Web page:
Beginning in 1847, the Duke provided allotments and continues today. 1851 maps show several sites some now council run, the largest is Ratten Row with 72 plots the smallest has 13. War periods increased the uptake of sites for home grown vegetables, fruit and flowers, most have access to water and greenhouses proliferate.
From the middle of the 18th century the combination of enclosure, and rising population led to rural poverty. Various initiatives aimed to offer land to the poor so that they were better able to provide for themselves, but initiatives had little impact until the 1830s. Then fear of unrest as soldiers returned from the Napoleonic wars, bad harvests in 1829 and 1830, and growing poverty meant that support for allotments grew: particularly in the South and Midlands. By 1850 there was one allotment plot for every 320 people in England.
In Alnwick, 18th century maps had shown Crofts and Garths on each side of Clayport. Then in 1848, the Duke laid out more than 200 plots, providing one for every 36 people, or every six households in the town.
A visit to Alnwick by The Cottage Gardener in 1852 reported on three main allotment sites: the Clayport Allotment to the west of town; Leeks field (on Denwick Lane) to the east; and Ratten Row to the north. They also described allotments provided for pupils of the Duke’s School in Green Batt. Allotment holders were growing “mangold, swedes, potatoes, curled kale, carrots, onions, drumhead cabbage, and various little matters, as rhubarb, and such conveniences”.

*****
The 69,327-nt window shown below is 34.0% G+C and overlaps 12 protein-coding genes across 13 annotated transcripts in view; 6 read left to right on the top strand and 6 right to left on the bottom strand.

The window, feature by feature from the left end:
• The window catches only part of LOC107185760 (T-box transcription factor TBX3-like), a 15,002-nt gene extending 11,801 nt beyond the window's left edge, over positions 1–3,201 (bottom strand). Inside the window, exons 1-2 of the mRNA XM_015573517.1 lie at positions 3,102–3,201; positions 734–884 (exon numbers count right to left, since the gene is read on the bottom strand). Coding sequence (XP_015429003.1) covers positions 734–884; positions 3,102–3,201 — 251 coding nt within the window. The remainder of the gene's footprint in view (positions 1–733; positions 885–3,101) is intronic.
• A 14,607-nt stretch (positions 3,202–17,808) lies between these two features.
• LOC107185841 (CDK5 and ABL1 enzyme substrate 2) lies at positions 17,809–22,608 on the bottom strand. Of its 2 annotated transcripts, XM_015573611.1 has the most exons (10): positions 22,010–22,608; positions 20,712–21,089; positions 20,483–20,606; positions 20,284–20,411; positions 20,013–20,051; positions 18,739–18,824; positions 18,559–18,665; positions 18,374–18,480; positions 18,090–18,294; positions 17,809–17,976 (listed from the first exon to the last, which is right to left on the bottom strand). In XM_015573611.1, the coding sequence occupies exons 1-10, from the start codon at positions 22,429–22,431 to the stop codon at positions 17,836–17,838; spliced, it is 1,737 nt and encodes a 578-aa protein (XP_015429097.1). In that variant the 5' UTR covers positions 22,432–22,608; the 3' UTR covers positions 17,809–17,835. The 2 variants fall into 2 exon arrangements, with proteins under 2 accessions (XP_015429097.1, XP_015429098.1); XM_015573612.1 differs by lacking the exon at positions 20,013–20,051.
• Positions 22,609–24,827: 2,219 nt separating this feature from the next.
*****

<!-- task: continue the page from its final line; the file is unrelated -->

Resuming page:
Nationally, the pressure for more allotments abated as the economy improved in the 1850s and 1860s, but towards the end of the century interest re-awakened, partly under pressure from the National Farm Labourers’ Union. In Alnwick, by the 1870’s there were allotments off Dispensary Street and on Hope House Farm (later known as the Duntern Allotments).
The introduction of County Councils in 1888, and Urban and Rural Districts in 1894 brought changes in local government.